Rio Grande do Sul

views updated

Rio Grande do Sul

Rio Grande do Sul, Brazil's southernmost state, fifth largest in population (2005 population, 10,854,343), fourth in industrial production. Long remote from the national center of power and a recurrent source of instability, Rio Grande do Sol has had a disproportionate impact on Brazilian history due to its strategic position bordering Uruguay and Argentina, its influence as headquarters of the powerful Third Army, and the exceptional list of national leaders it has produced, including seven presidents.

The state's historical development has been shaped by strong regionalism, an economy dependent on Brazil's internal market, and divisions between its pastoral south, linked by geography and customs to the Río de la Plata, and its agricultural center and northern plateau. Spanish Jesuits first settled its northwest, founding the Sete Povos missions in 1687. With the first Portuguese settlement in 1737, it became a contested border zone between Spanish and Portuguese empires. The captaincy of Rio Grande do São Pedro was created in 1760; the captaincy-general of Rio Grande do Sul in 1807. Caught up in the continual strife of the La Plata region, its inhabitants, often called gaúchos, formed strong military traditions. They proclaimed an independent republic in the Farroupilha Revolt (1835–1845), the longest of the regional revolts that threatened the unity of the empire during the regency.

In the late nineteenth century, German and Italian immigrants spread small family farms across the northern plateau, challenging the dominance of the southern cattle economy. During the Old Republic, the state was distinctive in its positivist constitution, authoritarian presidential structure, and strong two-party system. The region was plunged into bloody civil war in 1893 by the Federalist Revolt (1893), the first serious threat to the republic, but by 1910 Rio Grande do Sul had taken its place beside Minas Gerais and São Paulo as one of the three dominant states and coarbiter of presidential successions. In the 1920s it was a focus of tenente revolts.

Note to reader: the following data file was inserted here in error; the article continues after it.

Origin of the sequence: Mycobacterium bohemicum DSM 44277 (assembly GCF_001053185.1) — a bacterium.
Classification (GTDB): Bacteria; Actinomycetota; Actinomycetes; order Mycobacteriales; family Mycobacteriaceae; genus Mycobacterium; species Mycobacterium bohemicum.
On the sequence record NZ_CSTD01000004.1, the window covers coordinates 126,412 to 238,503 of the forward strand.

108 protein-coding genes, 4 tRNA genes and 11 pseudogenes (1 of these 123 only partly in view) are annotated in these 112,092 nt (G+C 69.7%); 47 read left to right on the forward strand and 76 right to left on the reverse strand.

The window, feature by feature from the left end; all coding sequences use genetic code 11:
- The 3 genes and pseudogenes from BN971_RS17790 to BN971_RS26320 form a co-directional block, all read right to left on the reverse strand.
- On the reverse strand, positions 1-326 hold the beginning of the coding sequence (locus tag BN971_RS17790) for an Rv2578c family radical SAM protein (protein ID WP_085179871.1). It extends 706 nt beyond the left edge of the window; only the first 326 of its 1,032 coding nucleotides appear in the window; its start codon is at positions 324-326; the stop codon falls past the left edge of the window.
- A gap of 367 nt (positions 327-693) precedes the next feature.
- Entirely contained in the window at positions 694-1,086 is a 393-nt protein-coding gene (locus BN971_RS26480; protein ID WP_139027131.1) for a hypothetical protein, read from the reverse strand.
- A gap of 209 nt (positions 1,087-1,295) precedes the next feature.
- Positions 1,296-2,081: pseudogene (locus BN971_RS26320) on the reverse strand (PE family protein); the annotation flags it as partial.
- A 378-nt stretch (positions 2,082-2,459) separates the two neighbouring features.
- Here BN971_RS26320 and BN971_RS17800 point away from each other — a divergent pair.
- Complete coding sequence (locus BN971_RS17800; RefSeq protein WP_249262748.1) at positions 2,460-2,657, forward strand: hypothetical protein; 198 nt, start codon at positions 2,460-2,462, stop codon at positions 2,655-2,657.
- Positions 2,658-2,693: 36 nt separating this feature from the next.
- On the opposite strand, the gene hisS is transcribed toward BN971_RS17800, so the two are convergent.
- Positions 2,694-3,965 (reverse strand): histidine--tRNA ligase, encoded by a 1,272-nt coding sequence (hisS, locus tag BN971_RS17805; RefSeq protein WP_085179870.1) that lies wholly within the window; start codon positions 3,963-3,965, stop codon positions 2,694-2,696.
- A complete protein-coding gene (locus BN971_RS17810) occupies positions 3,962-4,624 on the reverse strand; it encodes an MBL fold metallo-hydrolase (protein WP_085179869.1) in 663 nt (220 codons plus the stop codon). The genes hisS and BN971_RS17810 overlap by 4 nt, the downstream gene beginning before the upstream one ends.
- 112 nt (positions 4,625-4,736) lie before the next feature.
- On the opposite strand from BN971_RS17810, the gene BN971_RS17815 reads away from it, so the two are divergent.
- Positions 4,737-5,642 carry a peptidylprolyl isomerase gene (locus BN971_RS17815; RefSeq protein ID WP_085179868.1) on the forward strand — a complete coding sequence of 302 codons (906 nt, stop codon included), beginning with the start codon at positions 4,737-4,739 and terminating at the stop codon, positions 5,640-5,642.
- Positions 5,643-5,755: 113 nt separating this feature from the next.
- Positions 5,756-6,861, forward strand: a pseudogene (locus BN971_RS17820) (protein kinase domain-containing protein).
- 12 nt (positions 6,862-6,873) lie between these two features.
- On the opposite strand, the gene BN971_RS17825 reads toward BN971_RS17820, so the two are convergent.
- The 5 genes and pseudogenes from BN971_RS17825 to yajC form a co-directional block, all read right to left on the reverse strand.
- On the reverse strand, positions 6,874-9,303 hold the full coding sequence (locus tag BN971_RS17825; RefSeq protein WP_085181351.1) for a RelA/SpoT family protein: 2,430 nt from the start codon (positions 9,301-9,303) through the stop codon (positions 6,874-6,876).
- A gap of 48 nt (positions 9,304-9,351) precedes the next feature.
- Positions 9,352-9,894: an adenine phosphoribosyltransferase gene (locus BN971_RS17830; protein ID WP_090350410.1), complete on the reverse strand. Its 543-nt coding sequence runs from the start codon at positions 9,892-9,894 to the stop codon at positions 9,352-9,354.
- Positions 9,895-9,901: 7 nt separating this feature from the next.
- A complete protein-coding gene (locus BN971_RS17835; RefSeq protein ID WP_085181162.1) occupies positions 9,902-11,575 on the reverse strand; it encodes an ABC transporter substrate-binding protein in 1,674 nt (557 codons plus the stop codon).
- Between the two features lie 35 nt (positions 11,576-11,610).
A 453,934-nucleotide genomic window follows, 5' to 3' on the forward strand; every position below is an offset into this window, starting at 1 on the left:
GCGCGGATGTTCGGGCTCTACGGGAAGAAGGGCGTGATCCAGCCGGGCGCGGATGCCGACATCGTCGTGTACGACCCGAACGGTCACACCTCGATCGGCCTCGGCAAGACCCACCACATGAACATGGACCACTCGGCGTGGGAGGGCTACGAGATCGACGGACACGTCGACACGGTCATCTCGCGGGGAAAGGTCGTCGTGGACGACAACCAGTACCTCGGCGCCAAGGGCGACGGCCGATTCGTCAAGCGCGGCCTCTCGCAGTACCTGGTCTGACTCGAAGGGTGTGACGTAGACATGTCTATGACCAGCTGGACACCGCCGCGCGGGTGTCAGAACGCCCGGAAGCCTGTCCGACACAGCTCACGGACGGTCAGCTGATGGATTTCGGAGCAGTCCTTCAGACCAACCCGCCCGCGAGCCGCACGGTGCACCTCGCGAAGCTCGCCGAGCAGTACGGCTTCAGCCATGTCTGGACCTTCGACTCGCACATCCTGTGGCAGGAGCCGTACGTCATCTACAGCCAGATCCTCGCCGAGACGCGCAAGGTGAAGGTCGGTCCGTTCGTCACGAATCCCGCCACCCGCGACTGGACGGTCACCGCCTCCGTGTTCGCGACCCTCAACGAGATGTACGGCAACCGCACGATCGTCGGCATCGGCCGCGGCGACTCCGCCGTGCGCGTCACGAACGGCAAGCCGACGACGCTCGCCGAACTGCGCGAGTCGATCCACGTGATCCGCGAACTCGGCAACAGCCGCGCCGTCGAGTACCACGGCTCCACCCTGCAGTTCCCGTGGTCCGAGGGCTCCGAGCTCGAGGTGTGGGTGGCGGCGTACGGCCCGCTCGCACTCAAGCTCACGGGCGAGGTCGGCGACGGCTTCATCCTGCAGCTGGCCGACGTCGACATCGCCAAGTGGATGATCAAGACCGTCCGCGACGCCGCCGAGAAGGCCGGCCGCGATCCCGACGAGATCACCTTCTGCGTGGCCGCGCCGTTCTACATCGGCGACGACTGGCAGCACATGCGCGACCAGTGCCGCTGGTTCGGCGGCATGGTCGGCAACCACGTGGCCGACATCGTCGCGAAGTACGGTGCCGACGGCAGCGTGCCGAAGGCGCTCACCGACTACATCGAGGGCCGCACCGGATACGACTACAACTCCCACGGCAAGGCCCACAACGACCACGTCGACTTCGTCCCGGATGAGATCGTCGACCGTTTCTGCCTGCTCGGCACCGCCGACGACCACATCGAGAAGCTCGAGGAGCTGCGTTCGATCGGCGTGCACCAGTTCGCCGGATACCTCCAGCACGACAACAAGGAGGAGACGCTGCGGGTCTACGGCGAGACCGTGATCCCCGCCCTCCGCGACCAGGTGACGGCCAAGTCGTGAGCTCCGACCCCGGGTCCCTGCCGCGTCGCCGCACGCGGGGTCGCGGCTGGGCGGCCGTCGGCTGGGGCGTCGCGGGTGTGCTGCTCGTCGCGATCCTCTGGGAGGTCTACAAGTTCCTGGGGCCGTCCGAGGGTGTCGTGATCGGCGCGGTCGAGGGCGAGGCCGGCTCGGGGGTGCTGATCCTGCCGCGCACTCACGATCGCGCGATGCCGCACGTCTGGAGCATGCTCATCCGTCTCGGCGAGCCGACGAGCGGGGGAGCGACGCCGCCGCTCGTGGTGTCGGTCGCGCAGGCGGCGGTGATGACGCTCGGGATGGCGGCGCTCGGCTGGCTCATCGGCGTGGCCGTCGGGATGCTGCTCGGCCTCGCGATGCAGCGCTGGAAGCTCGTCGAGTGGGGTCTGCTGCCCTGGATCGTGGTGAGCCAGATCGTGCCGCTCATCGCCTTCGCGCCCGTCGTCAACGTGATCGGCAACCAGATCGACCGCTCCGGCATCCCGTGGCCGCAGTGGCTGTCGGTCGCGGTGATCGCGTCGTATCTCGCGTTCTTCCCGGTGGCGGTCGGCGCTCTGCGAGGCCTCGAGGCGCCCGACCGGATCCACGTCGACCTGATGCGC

Rio Grande do Sul took a leading part in the 1930 revolution that put its governor, Getúlio Vargas, in the presidency and began a period of major Riograndense influence in national politics. Its support of Vargas condemned the 1932 Paulista Revolt to failure, and it played a critical role in securing the succession of gaúcho João Goulart to the presidency in 1961. Once the traditional breadbasket of the country, land shortages and soil exhaustion weakened the state economy, accelerating out-migration and land conflict. Diversification in telecommunications and energy has yielded new growth in the industrial sector, which accounts for more than 40 percent of the state's economy.

See alsoFarroupilha Revolt; Minas Gerais; Río de la Plata; São Paulo (State).


Joseph L. Love, Rio Grande do Sul and Brazilian Regionalism, 1882–1930 (1971).

Carlos E. Cortés, Gaúcho Politics in Brazil (1974).

Additional Bibliography

Baiocchi, Gianpaolo. Militants and Citizens: The Politics of Participatory Democracy in Porto Alegre. Stanford, CA: Stanford University Press, 2005.

Bell, Stephen. Campanha gaúcha: A Brazilian Ranching System, 1850–1920. Stanford, CA: Stanford University Press, 1998.

César, Guilhermino. História do Rio Grande do Sul. Pôrto Alegre, Brazil: Editôra Globo, 1970.

Chasteen, John Charles. Heroes on Horseback: A Life and Times of the Last Gaucho Caudillos. Albuquerque: University of New Mexico Press, 1995.

Conde d'Eu, Gastão de Orléans, and Max Fleiuss. Viagem militar ao Rio Grande do Sul (agosto a novembro de 1865). São Paulo: Companhia editora nacional, 1936.

Kittleson, Roger Alan. The Practice of Politics in Postcolonial Brazil: Porto Alegre, 1845–1895. Pittsburgh, PA: University of Pittsburgh Press, 2006.

Koonings, Kees. Industrialization, Industrialists, and Regional Development in Brazil: Rio Grande do Sul in Comparative Perspective. Amsterdam: Thela Publishers, 1994.

Oliven, Ruben George. Tradition Matters: Modern Gaúcho Identity in Brazil. New York: Columbia University Press, 1996.

Wright, Angus Lindsay, and Wendy Wolford. To Inherit the Earth: The Landless Movement and the Struggle for a New Brazil. Oakland, CA: Food First Books, 2003.

                                             Joan Bak